Cocaine Use May Spur Short-Term Rise in Stroke Risk
Within 24 hours of use, risk increases almost sevenfold, researchers report
"They do not realize the paradoxical effects it may have, including worsening mood, anxiety and behavior," Krakower said. "In addition, it may lead to serious consequences at any time, like acute stroke."
For the study, Cheng's team compared more than 1,000 people aged 15 to 49 who had strokes between 1991 and 2008 with a similar number of people in the general population.
More than 25 percent of the people in both groups said they had a history of using cocaine. Men were twice as likely to have used the drug as women, the researchers said.
Although a history of cocaine use was not linked with the risk of having a stroke, using cocaine in the previous 24 hours was associated with an increased risk of having a stroke, they found.
The risk of having a stroke was six to seven times higher within 24 hours of using cocaine. The risk was similar for both whites and blacks, the researchers said.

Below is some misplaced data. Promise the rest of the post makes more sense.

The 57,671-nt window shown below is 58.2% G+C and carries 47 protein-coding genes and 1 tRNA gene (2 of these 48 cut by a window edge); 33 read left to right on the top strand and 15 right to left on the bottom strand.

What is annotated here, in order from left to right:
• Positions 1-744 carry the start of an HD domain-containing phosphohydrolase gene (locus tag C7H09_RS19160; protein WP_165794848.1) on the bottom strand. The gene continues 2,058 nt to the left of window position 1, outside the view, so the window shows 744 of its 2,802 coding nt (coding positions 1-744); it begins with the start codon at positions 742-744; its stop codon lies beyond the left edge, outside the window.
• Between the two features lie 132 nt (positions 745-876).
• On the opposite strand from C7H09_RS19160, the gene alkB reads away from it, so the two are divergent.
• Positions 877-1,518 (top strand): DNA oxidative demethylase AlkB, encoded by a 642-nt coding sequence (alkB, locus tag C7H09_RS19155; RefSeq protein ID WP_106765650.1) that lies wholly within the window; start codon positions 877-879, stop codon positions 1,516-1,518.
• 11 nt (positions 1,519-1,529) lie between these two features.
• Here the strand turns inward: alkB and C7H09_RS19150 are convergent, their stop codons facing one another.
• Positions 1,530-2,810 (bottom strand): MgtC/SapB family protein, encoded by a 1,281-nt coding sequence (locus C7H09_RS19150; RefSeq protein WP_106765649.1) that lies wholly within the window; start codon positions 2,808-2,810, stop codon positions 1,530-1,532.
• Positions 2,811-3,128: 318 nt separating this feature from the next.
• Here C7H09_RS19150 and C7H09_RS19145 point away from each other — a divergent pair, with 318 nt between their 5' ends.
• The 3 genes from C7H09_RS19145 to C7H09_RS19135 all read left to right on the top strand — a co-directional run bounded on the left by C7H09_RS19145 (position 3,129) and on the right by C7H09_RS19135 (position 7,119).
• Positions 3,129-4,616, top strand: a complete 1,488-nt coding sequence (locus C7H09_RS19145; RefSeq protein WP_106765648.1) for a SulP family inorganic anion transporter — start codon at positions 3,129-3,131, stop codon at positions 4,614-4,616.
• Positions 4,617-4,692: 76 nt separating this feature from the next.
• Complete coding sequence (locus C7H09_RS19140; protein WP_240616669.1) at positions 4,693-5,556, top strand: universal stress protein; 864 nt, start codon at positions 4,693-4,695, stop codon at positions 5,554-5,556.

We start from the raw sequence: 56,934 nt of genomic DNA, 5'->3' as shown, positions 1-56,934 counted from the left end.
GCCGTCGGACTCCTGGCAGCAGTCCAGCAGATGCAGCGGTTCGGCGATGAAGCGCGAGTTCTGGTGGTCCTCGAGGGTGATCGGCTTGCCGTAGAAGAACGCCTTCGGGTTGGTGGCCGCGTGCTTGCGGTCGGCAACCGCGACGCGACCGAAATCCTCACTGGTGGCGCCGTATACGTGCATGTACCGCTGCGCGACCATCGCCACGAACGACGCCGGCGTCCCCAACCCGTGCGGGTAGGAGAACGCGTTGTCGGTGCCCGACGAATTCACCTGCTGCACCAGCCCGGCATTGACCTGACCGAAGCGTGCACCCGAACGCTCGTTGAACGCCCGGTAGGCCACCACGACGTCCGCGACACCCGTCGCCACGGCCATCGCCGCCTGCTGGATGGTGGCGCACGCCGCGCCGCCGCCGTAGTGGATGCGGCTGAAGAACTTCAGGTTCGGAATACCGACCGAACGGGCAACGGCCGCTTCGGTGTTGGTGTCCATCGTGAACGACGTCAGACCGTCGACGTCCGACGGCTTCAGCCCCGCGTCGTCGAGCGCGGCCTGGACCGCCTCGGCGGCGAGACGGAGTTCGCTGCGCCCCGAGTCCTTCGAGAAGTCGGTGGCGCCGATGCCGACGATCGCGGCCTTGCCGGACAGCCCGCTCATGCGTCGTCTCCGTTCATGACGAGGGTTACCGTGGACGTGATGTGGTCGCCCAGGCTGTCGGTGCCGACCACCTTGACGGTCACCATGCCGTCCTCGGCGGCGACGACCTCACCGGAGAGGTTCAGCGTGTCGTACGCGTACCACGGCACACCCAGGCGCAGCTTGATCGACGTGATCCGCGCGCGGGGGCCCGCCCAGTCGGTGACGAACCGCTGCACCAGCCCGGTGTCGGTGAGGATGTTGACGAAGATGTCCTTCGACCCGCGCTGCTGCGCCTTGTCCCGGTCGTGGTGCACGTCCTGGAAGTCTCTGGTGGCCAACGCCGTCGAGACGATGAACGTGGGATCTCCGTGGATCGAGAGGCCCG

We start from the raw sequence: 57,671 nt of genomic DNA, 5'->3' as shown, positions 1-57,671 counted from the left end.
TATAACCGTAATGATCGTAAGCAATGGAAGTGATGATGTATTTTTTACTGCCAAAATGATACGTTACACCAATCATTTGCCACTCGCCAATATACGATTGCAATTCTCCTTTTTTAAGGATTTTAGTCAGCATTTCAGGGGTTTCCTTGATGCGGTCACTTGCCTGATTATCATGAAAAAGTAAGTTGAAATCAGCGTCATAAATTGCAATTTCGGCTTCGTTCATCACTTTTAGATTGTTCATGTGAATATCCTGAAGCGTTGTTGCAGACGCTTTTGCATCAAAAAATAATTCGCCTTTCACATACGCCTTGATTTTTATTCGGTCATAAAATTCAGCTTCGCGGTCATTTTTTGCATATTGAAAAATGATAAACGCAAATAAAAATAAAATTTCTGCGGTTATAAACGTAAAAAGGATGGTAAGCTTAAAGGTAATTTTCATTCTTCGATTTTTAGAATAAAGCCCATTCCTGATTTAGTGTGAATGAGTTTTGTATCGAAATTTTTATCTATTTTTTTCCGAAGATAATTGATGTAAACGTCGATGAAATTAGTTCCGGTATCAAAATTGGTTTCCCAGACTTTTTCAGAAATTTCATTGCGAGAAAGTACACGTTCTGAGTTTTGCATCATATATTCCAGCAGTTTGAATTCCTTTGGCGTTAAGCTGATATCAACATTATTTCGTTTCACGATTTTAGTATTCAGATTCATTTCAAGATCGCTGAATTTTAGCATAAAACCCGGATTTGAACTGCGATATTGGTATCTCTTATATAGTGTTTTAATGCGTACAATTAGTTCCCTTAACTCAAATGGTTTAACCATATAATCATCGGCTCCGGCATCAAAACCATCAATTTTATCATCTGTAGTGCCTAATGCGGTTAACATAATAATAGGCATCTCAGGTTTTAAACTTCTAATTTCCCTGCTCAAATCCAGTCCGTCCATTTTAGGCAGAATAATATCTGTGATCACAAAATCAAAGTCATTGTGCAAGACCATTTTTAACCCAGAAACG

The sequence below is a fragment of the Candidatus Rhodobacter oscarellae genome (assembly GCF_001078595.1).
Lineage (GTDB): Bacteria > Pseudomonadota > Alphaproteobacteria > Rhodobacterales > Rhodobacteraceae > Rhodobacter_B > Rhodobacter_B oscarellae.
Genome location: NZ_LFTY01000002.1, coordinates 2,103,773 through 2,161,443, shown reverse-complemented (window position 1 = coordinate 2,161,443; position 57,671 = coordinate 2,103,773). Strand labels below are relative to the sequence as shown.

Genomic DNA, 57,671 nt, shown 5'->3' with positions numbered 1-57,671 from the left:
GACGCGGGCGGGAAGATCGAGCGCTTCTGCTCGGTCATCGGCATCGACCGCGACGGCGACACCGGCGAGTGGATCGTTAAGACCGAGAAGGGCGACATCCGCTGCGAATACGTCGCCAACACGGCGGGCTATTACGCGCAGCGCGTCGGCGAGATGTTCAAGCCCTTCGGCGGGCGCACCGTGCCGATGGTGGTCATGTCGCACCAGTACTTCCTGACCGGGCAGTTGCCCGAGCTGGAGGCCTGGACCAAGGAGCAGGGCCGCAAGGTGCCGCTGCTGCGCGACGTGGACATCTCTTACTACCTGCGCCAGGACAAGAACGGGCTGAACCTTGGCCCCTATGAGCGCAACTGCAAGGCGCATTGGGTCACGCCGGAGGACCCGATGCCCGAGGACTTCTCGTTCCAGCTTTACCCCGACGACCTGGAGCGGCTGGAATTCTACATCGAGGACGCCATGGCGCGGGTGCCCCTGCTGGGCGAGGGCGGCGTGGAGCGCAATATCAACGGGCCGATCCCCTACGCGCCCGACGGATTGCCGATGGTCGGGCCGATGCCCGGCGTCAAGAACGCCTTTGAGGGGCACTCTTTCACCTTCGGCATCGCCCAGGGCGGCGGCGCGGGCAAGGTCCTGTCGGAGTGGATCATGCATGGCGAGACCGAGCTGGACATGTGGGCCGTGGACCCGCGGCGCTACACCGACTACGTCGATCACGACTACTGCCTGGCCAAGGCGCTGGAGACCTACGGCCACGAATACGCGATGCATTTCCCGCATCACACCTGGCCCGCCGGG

Although the study found an association between using cocaine and an increased risk of stroke in younger adults, it did not prove a cause-and-effect link.
One expert, however, noted the strength of the association.
"Cocaine comes up over and over as being implicated in stroke in people of all ages," said Dr. Richard Libman, vice chairman of neurology at Long Island Jewish Medical Center in New Hyde Park, N.Y.
Cocaine wreaks havoc on the heart, Libman said. "It can cause all kinds of abnormal rhythms that can cause blood clots to form and cause a stroke," he said.
"In addition, cocaine may also have a direct effect on blood vessels in the brain, causing them to go into spasm and narrow, resulting in a decrease of blood to the brain," Libman said. "Cocaine may even cause inflammation in the blood vessels of the brain, and cause stroke."